Talking geometries: A common language for more efficient engine development
Dr. Anna Wawrzinek is working on joint software for the different disciplines of engine development.
06.2020 | Text: Thorsten Rienth
Thorsten Rienth writes as a freelance journalist for AEROREPORT. In addition to the aerospace industry, his technical writing focuses on rail traffic and the transportation industry.
Dr. Anna Wawrzinek boldly draws a direct line from her work to the original draft of the German Basic Law, which held that “the state is there for the sake of man, not man for the sake of the state.” In her view, the situation with the digital transformation is similar. “It’s not an end in itself, but should help my colleagues focus on what’s important.” For example, on the development of new engines for air transport.
Depending on the model, an engine is assembled from up to 30,000 individual parts. Together, they create a complex system that works on the basis of action, reaction and mutual influences. The way in which engines are developed is just as complex—representing a finely tuned balance between design parameters, aerodynamics and structural mechanics.
Technological development has now progressed to such an extent that tangible improvements are possible only if the engine is considered as a whole, if cost effectiveness is to be ensured that is. However, the individual disciplines, which have for the most part always considered their (further) developments as separate entities in the past, have built up their own digital development systems over the years. “To put it simply, they work with different coordinate systems,” Wawrzinek explains.
That’s where the problem begins that the 33-year-old is looking to solve. She is one of around 20 digital transformation managers at MTU Aero Engines. “I’m working on translating the different methods into a kind of interdisciplinary coordinate system,” she says. This would improve speed and efficiency in the development of engines and engine components—after all, it would save time spent time switching between the different coordinate systems.
After graduating from high school, Wawrzinek, who is originally from Poland, studied mathematics at Freie Universität Berlin. She completed her PhD in a field of research that was still emerging—isogeometric analysis and its transformation into industrial applications. Using isogeometric analysis, mathematicians try to combine the geometric description of design and analysis models by introducing what are known as NURBS (non-uniform rational basis splines) as a common basis to define geometrical shapes. This is a suitable method because NURBS are the basis of most CAD (computer-aided design) systems.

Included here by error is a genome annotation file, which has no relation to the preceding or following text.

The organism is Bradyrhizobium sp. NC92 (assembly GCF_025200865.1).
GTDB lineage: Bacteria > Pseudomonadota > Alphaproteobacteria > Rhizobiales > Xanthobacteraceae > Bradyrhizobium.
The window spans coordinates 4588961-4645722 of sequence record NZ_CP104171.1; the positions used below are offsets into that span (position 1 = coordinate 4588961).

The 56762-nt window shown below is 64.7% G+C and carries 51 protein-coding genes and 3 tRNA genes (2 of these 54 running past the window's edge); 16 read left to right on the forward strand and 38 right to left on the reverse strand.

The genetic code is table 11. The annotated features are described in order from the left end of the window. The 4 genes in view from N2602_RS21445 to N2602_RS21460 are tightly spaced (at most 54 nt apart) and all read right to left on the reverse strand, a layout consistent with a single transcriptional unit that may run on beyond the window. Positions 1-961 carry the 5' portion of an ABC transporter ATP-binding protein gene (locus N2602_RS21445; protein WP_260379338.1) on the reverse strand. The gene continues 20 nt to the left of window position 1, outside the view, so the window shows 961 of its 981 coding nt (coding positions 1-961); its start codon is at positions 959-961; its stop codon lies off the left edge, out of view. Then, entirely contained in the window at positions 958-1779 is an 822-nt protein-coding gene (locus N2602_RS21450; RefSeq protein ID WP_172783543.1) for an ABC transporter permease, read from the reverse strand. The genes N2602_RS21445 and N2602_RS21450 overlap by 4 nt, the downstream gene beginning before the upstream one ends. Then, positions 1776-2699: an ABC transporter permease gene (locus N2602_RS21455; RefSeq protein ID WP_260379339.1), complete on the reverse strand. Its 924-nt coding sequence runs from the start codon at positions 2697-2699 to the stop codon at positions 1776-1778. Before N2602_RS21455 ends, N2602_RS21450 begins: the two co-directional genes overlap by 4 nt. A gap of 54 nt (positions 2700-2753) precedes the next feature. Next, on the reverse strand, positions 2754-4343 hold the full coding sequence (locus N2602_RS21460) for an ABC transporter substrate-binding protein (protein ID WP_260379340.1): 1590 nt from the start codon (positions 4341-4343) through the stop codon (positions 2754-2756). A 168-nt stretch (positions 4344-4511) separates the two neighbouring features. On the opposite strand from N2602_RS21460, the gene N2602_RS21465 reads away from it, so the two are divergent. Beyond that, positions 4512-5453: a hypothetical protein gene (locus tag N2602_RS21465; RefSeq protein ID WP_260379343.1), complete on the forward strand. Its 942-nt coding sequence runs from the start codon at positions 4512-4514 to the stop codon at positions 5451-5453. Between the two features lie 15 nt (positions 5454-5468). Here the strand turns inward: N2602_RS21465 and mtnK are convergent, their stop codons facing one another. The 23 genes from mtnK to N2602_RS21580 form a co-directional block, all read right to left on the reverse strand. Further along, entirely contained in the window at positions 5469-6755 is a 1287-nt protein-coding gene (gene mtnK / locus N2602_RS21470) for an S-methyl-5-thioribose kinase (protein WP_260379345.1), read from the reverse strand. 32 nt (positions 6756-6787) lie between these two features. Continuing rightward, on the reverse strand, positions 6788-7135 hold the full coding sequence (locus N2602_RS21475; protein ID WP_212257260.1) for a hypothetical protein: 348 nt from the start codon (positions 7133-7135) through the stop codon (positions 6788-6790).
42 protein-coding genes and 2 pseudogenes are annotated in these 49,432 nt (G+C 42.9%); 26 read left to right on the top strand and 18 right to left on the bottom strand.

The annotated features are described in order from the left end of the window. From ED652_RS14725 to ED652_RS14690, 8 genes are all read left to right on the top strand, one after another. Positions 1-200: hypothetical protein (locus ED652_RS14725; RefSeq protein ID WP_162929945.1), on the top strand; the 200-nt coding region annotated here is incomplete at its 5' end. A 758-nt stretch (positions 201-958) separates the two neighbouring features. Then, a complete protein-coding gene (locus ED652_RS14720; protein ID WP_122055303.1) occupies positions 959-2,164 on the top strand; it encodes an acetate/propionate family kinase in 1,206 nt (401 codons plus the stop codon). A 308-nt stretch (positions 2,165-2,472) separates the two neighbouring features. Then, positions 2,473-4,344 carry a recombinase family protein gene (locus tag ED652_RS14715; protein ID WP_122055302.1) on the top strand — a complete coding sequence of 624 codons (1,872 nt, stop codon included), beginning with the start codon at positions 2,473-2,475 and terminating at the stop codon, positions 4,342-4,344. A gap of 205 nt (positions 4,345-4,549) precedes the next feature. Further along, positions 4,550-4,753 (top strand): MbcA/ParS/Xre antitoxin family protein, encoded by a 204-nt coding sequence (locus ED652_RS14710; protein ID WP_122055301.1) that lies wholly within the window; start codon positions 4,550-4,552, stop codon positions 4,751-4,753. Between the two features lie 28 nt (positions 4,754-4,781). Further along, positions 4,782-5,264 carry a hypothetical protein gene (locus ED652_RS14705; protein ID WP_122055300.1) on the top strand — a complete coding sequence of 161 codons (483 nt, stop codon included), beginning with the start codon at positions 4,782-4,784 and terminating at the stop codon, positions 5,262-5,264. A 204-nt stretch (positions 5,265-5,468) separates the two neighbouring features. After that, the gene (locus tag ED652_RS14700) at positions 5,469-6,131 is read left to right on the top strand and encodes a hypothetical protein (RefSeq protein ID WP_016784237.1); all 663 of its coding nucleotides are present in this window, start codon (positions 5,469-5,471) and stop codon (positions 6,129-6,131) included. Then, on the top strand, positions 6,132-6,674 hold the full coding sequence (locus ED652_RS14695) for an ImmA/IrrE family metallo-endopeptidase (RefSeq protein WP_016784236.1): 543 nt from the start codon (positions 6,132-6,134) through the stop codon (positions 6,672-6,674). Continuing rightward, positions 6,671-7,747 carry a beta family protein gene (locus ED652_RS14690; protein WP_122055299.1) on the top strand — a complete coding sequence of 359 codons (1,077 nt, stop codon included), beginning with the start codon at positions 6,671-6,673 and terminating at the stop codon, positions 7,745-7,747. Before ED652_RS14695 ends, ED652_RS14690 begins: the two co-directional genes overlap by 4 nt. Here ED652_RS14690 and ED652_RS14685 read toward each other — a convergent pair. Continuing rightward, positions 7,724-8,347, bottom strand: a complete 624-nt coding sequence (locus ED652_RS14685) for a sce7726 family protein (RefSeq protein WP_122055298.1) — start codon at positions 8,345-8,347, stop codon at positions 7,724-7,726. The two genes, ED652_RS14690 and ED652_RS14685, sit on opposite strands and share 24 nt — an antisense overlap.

Essentially, the need for a comprehensive solution has grown from a historical development. Wawrzinek explains that when computers slowly made their way into industry in the 1960s, the development of digital tools diverged across disciplines: “The designers continued to work in 2D, which stands to reason. But the analysts needed to work with finer 3D elements, such as point clouds and triangles, so that they could process the components digitally.”
Looking ahead, however, the common MTU development coordinate system for design, aerodynamics and structural mechanics is more of an intermediate goal. The next step is lossless networking and integration of the existing systems for all partners that are significantly involved in engine development, she says. “Then the prevailing trend to consider the engine as a whole at the development level could also be reflected in the software.”